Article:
WTHN functioned as an exclusive retail boutique in downtown Philadelphia and as a creative consultant for Nike, Urban Outfitters, House 33, The 222gallery and Alife. Founded by Warner in 2006, WTHN closed its retail location in March of 2009 to focus solely on consulting.
When this L.A.-based shoe company began in 2005, Ramos was tapped to help develop the brand’s identity. As Keep evolved into a lifestyle brand, the clean and classic logo that he designed remained constant. It has now been printed thousands of times on shoes, T-shirts, women’s clothing and a sea of marketing collateral.
Ramos’ deep interest in art has served him well in the design and development of Web sites for such notable clients as Roberts & Tilton, Marc Selwyn Fine Arts and Alleged. With the goal of representing both the art and gallery appropriately, he often collaborates with owners and artists.
Warner has curated several shows in and around Philadelphia, most recently Coming Of Rage and Coming Up. Coming Of Rage, which took place at the 222gallery and featured the works of Ed Eckstein, led to the production and publication of the show’s catalog. Coming Up at Jinxed featured works by Ed Looram, Isaac Ramos, Jeremy Dean, Nick Hans and Lorin Brown.
Upon his first visit to Japan in 2005, Ramos was inspired by the country’s many micro-shops focusing on hyper-specialized aspects of youth culture. After his return to Los Angeles, he soon opened his own store, Dogg & Pony, to showcase personal selections of music, clothing, toys and skateboards.
Warner served as the creative director at Ubiq in Philadelphia from 2004 to 2006, designing environments and buying for the acclaimed Walnut Street location. Under Warner’s direction at Ubiq, Philadelphia was offered for the first time such brands as Marc Jacobs for Men, Rag and Bone, and Levi’s Vintage.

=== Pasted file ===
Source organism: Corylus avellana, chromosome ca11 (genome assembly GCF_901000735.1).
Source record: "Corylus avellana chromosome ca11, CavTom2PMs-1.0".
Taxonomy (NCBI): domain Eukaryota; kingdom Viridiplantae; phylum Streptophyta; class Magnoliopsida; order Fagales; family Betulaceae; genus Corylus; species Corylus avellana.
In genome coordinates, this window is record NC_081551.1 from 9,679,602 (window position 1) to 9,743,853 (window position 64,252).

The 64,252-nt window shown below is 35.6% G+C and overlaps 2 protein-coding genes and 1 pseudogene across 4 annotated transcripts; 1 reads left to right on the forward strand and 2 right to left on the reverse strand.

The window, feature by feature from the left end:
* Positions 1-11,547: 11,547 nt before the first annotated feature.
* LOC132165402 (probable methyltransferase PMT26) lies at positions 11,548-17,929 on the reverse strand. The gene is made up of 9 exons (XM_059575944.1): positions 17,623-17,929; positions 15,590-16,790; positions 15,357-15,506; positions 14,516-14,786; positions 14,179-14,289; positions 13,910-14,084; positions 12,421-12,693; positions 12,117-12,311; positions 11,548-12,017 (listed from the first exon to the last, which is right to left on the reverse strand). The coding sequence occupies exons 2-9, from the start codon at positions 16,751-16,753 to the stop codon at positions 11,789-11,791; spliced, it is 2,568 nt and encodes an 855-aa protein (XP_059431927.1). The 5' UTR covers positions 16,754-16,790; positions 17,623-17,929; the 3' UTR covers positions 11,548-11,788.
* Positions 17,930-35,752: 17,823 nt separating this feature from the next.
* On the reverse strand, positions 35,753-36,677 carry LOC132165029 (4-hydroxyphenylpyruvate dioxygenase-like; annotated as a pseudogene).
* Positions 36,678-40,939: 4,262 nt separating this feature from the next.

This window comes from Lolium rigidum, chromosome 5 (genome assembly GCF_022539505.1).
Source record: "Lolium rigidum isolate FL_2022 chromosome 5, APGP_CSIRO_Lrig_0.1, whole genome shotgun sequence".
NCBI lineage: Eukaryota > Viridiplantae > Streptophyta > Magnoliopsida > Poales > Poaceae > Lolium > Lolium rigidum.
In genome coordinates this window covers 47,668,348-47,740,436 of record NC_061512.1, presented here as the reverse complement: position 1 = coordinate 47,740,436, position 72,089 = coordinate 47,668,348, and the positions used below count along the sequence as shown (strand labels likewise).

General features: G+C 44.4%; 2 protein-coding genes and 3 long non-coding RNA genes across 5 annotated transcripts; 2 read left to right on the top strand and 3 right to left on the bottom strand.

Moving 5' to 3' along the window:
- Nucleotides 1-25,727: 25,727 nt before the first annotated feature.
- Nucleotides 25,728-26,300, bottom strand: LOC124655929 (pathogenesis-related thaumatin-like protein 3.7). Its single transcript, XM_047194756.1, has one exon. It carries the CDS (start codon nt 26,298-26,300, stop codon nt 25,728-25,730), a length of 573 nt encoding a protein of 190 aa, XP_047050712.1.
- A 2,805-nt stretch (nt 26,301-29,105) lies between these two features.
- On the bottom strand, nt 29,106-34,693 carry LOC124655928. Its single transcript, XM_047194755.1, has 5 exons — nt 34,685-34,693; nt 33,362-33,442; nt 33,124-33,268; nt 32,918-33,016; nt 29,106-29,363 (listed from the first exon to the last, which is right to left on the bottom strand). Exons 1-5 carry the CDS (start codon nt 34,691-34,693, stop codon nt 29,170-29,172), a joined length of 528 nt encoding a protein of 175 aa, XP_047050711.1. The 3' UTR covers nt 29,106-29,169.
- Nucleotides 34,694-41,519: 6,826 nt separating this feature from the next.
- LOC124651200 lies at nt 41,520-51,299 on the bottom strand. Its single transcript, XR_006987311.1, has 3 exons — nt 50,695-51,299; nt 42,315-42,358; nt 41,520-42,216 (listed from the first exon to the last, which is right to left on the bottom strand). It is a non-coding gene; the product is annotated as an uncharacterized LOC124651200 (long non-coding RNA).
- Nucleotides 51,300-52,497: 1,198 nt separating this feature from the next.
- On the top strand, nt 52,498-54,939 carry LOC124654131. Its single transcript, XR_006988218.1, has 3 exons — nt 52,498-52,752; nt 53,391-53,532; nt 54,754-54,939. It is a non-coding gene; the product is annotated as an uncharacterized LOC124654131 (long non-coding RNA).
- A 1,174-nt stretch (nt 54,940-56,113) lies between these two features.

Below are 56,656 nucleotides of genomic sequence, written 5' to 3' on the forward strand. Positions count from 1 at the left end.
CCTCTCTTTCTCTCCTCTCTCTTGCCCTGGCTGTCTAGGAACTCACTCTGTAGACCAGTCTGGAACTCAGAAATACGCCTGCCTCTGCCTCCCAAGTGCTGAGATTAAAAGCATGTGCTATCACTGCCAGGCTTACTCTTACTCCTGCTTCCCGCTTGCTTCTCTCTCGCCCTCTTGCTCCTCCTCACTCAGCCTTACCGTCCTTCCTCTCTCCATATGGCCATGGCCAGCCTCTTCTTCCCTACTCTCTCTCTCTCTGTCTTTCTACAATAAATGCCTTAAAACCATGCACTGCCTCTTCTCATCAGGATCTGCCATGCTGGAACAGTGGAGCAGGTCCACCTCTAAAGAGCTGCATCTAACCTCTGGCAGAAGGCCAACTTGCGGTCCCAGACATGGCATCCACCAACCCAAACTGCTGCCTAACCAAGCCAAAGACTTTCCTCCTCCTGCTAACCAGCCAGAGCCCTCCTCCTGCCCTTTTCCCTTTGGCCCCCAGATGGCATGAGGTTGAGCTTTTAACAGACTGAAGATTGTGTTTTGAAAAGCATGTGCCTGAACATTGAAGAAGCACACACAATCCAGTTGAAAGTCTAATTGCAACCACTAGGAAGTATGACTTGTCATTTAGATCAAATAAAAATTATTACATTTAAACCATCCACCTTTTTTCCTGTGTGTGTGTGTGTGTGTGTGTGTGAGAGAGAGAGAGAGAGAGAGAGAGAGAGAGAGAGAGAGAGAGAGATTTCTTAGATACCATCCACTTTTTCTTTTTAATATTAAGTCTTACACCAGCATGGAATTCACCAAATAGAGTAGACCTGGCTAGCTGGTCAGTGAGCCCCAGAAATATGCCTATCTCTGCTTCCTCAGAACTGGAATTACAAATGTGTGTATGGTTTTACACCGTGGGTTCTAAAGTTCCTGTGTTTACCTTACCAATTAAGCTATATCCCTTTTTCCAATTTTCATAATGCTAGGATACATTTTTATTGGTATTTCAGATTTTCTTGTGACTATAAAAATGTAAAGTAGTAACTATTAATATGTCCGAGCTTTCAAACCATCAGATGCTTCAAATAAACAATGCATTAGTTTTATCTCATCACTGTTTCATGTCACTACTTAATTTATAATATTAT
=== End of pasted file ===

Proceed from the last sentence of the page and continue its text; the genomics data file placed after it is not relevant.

On behalf of world-renowned design group House Industries, Warner managed sales for their in-house fashion label, House33, from March 2005 to March 2007. Serving clients, communicating with press and advising on brand direction were among his chief responsibilities. During this time, Warner increased the brand’s sales by 40 percent.
Ramos served as one of the creative directors on a national ad campaign for Tylenol focusing on the "culture of pain." Tattoos, action sports and art were among the themes explored. Ramos took lead on the Web site, various publications and a promotional toy line.
MVA Records was a collaboration between Warner and close friend Julian Grefe of Pinkskull. The project consisted of two 7-inch records that the team produced and "curated" with artists Dan Murphy, Isaac Lin, Maximillian Lawrence, Brian Fox, Bad News, Dalek, and James Marshall.
Hebrew School, a music group from Brooklyn, found Ramos when they were looking for someone to help define the aesthetic for their debut album. Ramos illustrated the cover by hand in a folk-art style, and designed the final layout via computer. A matching print was created to accompany the release.